Back in the 1960s, when Narcotics Anonymous was just getting off the ground, members in the fellowship had to meet in secret for fear of being raided by police because recovering addicts weren’t allowed to meet in groups. As a society, we have made obvious strides since then, but sometimes it feels like we haven’t made much progress. The stigma attached to actively using and recovering addicts alike remains fierce and deep in 2016.
This fact was made clear to me a couple years ago. I was featured in a news story about heroin addiction in Lansing, Michigan. After sharing the article on their Facebook page, the news channel received dozens of comments from people. I would guess about 75 percent of them were extremely negative. One of them stood out to me: “Just let the addicts kill themselves. Why get heroin out of the streets when it is doing a good job of killing off the scum of society?”
Several people “liked” this comment, and many other relayed similar thoughts towards people dealing with the disease of addiction. I was stunned by how many people just in my community truly thought drug addicts were morally bankrupt thugs who were better off dead, rather than people who needed to be given a second chance at life. I was embarrassed that I was the main recovering addict featured in the story and sad that the Lansing community had so many people with intense hatred towards people just like me.
But after thinking it over for a couple days, I grew some thick skin and made a promise to myself that I would do my best to change society’s view on addicts. I, and many people like me, were good, smart, caring souls who made poor decisions. We were not people who deserved to die.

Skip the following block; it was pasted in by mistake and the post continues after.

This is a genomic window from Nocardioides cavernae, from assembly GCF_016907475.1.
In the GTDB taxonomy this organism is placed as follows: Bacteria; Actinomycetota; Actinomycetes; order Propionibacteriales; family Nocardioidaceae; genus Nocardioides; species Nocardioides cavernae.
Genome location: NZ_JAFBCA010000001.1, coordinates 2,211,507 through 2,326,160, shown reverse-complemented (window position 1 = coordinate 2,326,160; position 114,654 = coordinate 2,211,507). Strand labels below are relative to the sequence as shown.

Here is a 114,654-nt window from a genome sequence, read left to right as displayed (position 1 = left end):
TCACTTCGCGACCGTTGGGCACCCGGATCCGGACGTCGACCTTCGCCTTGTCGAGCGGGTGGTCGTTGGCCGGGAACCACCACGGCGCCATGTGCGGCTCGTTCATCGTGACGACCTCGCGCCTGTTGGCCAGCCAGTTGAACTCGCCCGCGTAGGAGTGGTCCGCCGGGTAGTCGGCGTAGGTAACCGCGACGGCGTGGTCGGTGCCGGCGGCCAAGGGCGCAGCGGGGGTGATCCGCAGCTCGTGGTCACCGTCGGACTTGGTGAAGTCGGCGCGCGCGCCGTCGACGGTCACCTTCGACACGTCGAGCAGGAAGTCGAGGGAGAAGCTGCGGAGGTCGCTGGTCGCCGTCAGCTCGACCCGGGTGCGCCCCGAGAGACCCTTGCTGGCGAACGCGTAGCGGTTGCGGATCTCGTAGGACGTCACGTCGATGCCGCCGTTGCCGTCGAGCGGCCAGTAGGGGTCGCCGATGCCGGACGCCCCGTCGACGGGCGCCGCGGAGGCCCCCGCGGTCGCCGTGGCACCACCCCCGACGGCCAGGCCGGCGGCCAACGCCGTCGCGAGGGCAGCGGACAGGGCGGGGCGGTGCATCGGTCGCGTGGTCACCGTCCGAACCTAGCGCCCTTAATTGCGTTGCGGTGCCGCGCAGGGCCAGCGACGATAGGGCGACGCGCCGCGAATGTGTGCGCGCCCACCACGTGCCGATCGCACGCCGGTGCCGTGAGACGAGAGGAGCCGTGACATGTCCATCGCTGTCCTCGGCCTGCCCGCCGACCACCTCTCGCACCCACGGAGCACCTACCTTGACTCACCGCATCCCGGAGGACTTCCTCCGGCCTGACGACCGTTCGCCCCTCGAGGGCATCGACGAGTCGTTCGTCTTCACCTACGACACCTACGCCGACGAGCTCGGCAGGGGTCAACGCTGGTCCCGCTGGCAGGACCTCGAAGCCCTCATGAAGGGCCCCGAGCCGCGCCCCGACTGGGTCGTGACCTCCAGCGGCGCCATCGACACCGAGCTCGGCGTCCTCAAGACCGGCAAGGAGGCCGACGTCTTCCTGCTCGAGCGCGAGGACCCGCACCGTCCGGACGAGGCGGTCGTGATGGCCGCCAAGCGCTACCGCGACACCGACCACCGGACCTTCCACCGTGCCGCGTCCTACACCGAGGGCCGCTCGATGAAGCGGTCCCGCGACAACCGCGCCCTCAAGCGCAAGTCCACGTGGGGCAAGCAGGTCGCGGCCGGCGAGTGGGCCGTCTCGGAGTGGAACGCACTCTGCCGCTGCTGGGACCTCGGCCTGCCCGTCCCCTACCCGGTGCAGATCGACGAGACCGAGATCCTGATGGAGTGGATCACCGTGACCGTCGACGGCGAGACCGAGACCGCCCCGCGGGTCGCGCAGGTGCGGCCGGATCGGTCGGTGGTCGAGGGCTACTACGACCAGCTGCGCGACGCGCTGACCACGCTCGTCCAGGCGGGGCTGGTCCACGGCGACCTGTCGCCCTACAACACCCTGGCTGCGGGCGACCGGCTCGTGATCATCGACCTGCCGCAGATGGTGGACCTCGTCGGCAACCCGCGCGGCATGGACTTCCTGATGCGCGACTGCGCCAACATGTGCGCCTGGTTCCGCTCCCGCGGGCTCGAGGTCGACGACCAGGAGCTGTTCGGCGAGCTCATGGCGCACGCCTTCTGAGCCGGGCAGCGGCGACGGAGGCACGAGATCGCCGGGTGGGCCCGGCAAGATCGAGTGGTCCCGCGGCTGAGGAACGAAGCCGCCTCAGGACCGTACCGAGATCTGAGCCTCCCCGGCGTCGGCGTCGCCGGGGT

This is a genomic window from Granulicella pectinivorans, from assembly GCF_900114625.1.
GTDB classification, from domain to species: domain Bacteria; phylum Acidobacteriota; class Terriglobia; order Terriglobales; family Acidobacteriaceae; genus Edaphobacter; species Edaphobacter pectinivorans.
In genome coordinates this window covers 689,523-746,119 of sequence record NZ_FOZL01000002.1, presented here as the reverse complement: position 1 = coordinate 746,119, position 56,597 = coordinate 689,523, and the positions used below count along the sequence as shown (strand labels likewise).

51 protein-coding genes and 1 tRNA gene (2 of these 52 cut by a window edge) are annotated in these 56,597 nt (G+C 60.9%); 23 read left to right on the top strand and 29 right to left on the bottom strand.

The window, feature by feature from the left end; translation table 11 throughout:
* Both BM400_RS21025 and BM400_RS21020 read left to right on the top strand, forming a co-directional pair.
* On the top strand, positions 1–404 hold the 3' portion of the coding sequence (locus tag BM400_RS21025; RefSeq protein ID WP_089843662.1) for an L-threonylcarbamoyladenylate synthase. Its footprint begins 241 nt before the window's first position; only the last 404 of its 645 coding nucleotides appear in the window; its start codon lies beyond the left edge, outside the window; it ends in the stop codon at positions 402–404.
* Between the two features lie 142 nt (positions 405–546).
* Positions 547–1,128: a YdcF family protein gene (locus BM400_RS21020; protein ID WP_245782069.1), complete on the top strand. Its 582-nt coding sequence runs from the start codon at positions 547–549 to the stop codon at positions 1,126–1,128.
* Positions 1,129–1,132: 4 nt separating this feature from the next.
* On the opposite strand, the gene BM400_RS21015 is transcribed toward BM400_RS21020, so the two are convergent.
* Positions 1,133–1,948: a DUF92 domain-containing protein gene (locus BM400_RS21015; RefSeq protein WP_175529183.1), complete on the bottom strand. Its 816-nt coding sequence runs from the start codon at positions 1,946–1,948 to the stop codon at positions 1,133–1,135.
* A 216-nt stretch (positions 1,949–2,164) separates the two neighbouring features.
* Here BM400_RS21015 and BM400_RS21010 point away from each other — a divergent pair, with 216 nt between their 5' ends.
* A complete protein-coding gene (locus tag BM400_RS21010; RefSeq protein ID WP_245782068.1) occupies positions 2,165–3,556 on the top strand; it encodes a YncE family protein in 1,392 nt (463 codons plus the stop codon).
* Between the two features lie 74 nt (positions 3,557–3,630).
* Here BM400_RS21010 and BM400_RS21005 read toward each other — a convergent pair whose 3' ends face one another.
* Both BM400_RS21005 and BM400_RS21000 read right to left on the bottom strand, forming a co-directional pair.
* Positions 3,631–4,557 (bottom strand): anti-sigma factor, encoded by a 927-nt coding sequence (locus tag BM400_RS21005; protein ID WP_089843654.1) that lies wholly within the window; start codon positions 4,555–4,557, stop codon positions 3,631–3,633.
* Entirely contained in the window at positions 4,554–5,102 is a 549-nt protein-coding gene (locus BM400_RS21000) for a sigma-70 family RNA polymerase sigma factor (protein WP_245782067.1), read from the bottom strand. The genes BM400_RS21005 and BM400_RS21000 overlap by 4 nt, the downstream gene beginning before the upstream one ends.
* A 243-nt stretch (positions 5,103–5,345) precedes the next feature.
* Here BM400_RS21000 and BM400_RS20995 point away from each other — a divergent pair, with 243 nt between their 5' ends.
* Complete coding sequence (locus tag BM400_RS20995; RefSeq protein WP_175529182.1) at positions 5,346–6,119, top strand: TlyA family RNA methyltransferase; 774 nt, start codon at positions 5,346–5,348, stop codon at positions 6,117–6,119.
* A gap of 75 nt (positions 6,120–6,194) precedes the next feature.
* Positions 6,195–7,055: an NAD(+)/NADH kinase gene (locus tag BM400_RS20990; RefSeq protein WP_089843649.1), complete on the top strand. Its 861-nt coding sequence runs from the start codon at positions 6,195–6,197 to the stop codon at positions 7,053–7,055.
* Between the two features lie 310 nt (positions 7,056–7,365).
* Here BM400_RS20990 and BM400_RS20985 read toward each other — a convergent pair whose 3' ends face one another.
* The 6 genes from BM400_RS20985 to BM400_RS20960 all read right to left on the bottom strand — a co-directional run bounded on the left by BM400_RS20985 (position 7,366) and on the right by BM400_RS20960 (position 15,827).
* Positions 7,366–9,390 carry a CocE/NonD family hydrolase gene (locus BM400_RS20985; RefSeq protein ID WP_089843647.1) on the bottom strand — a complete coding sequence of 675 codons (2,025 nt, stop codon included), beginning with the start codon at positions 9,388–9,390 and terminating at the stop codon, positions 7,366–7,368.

When I think about it, I realize it’s this societal view on addiction that causes so many addicts to remain in the grips of their addiction rather than seek help. Many are ashamed of admitting to any person they abuse drugs because they are sure whoever finds out will express this barbaric sentiment of hatred and damnation towards them. Why would anyone try to get clean, when getting sober can sometimes means judgement from society?
That’s why I feel it is up to recovering addicts and people close to us to help change this. We know who we are. We know the potential that is stored inside of us. We know that we are good people. So why can’t we do everything we can to change the stigma that is holding so many people just like us back?
It’s time for us to stand up and show people that our addictions did not define us. We are sons, brothers, sisters, daughters, wives, husbands, contributing members of society, students, and much more. We are caring individuals who know what it’s like to walk through hell. Most importantly, we are people that can show society what we can do when we get sober and find recovery!
If you are in recovery today, don’t be ashamed to let others know you are sober. Don’t hold back in telling people how much you have overcome. Be an example that can help fight the stigma. Know that people just like you are depending on us to stand up and fight, to fight for their future. It’s going to take a lot of work and time, but we, one addict at a time, can stand up and fight this stigma together. Let’s end it together.